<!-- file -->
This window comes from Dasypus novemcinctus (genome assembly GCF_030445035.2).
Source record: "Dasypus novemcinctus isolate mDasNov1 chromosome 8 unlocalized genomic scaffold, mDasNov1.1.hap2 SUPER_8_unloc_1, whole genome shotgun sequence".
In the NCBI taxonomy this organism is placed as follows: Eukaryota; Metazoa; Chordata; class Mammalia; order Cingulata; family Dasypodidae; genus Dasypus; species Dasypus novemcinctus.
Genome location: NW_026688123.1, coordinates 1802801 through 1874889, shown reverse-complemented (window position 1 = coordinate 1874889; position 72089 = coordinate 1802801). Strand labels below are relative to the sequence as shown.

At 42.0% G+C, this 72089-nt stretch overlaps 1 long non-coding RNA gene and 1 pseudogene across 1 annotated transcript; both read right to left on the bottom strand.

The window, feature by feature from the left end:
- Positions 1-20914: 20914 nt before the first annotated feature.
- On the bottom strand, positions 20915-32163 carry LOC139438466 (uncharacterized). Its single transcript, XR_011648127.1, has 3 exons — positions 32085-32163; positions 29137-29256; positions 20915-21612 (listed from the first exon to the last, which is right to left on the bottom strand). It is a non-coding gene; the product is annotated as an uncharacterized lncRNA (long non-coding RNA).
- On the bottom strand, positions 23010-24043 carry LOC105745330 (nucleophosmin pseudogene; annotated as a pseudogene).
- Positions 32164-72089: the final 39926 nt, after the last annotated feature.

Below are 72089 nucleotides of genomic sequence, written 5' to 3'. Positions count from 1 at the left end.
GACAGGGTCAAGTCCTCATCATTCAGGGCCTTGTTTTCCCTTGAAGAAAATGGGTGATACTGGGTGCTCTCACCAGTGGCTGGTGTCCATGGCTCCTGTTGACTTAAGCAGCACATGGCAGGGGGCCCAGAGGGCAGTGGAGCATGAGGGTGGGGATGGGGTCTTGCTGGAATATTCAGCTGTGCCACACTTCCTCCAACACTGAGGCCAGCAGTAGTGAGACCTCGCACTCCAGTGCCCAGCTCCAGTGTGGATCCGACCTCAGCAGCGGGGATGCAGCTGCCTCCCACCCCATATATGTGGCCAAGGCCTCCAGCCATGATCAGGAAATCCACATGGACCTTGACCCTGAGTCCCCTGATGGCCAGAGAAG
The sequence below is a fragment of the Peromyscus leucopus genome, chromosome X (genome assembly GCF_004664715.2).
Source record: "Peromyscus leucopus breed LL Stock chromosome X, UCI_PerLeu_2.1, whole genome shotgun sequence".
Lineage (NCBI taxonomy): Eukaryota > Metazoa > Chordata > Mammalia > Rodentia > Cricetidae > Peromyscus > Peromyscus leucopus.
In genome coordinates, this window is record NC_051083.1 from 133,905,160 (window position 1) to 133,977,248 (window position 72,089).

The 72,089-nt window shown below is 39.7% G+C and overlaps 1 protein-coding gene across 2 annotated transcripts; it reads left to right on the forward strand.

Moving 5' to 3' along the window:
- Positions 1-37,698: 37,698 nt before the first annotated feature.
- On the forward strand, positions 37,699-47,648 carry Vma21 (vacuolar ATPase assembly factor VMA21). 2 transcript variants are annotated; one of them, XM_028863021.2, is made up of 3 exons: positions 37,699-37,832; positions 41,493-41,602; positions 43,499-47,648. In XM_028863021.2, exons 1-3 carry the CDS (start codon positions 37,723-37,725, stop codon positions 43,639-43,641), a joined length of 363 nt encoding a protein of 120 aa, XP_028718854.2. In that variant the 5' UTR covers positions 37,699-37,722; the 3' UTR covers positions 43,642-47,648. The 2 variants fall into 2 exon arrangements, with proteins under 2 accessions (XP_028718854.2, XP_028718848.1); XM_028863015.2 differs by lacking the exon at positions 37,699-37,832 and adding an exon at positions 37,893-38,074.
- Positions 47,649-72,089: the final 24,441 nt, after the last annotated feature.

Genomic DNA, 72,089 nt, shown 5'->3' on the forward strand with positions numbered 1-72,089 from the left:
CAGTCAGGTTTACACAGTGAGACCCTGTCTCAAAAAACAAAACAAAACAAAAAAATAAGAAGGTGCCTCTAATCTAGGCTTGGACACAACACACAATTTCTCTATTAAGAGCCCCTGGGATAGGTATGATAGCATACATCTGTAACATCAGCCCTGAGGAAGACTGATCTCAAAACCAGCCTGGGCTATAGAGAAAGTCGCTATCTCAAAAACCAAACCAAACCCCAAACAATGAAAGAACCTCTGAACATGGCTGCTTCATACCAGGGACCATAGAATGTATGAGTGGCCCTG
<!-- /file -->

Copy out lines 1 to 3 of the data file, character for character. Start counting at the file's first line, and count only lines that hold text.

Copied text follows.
This window comes from Dasypus novemcinctus (genome assembly GCF_030445035.2).
Source record: "Dasypus novemcinctus isolate mDasNov1 chromosome 8 unlocalized genomic scaffold, mDasNov1.1.hap2 SUPER_8_unloc_1, whole genome shotgun sequence".
In the NCBI taxonomy this organism is placed as follows: Eukaryota; Metazoa; Chordata; class Mammalia; order Cingulata; family Dasypodidae; genus Dasypus; species Dasypus novemcinctus.